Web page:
If you are an outgoing personality looking for a job with flexible hours and a high-income potential, you may want to consider a position as a real estate agent. While it does require hard work, investing in a career as a real estate agent can really pay off over time.
However, as with a lot of professionals that provide advice, there is the potential for a lawsuit to bring your developing real estate practice down. Which is why you want to ensure that you properly protect your real estate practice with a Professional Liability policy. Without one, your practice may be finished before it becomes truly profitable.
Plenty of articles out there will explain why you need to protect your business with an insurance policy. But what stops most business owners from taking that critical step of protecting themselves is the cost involved. Working out how much a Professional Liability policy costs and what factors can affect the cost of premiums can be confusing.
It’s not as complex as it may seem.
Let’s start with;
How much does Professional Liability insurance cost?
Unfortunately, there isn’t a straight forward answer to this, as there are many factors that need to be considered when calculating premiums.
Google “how much does a Professional Liability policy cost” and you are going to find page after page after page of results with price ranges all across the spectrum from 30 to 300 dollars per month!
The reason there are so many different results is that there are many factors that go into the mix of determining the final policy premium. Basically, no two policies are the same.
How the cost of your policy is calculated?
To get an idea of what your final policy may cost, you need to review the various factors that go into determining your final premium.
Carrier’s base rates – Rate adjustments are built off the back of what’s called a “base rate”. This is the rate that your carrier files with the Insurance Department. That rate will be adjusted due to a variety of factors. A carrier that specializes in your industry or your specific type of policy will generally have lower base rates.
Business information – The size of your company, the number of transactions completed each year and the cost of the transactions will all factor into the final rate. A real estate office with 5 agents on staff will bear far greater risk than a one-person shop.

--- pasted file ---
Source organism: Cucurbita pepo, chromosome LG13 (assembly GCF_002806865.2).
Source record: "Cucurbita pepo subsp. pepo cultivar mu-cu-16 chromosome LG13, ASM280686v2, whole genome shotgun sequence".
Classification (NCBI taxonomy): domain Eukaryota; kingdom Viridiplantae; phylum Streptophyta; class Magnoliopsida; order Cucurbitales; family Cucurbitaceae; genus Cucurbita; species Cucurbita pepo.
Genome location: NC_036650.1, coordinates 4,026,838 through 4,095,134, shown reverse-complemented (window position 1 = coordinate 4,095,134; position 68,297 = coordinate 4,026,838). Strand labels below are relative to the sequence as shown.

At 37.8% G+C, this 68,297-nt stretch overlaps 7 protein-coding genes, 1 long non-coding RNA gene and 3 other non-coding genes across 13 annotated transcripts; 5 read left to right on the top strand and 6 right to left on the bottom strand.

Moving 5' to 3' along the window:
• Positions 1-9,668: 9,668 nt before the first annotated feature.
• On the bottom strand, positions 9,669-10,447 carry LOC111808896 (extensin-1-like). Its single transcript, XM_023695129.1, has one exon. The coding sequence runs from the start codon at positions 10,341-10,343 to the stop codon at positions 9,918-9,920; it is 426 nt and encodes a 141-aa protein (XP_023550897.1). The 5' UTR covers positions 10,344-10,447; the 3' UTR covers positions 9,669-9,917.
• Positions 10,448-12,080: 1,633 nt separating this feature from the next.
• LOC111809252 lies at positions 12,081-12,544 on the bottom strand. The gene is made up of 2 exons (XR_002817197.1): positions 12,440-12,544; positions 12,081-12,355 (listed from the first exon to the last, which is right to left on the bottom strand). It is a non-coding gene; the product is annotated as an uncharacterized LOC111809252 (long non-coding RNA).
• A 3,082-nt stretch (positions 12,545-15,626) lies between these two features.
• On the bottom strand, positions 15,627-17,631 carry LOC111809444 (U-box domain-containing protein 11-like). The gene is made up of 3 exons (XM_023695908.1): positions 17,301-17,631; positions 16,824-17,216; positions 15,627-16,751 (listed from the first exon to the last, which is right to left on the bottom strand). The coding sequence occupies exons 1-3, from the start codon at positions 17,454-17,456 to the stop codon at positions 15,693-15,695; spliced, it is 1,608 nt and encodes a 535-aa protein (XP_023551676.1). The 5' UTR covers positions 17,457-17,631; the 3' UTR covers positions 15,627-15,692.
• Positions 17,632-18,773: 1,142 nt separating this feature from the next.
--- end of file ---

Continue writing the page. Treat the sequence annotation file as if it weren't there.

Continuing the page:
Claim History – If you have had a lawsuit filed against you in the past, this will significantly increase your rate, as you will be considered a high-risk client.
Limits and deductibles – Limits and deductibles are the only factors that you have in your control when it comes to determining the final premium. As the policy limit increases, the premium will increase. An increase in the deductible, meaning the amount of the claim that you agree to pay off yourself, means a reduction in the final premium.
Prevent The Problem – Don’t Cure It.
When it comes to insurance, risk management is everything. While an insurance policy will help in offsetting the often-exorbitant costs of a lawsuit, a risk management plan is a far savvier option. It can help you avoid the lawsuit altogether!
Risk management plans are essential as they identify the potential risks your company may be vulnerable to while providing solutions to mitigate those risks.
A risk management plan can be as detailed as you want. Here are a few risks that can be addressed with a well-formed risk management plan.
Risk– “he said she said” situations
Risk Management Plan Solution: Create procedures for documenting all correspondence, whether verbal or written, that pertains to the transaction in question. For example, consider sending customers an email summarizing the content of all verbal conversations.
Risk– a home inspector performs a poor job, but because you recommended him, the client now holds you responsible.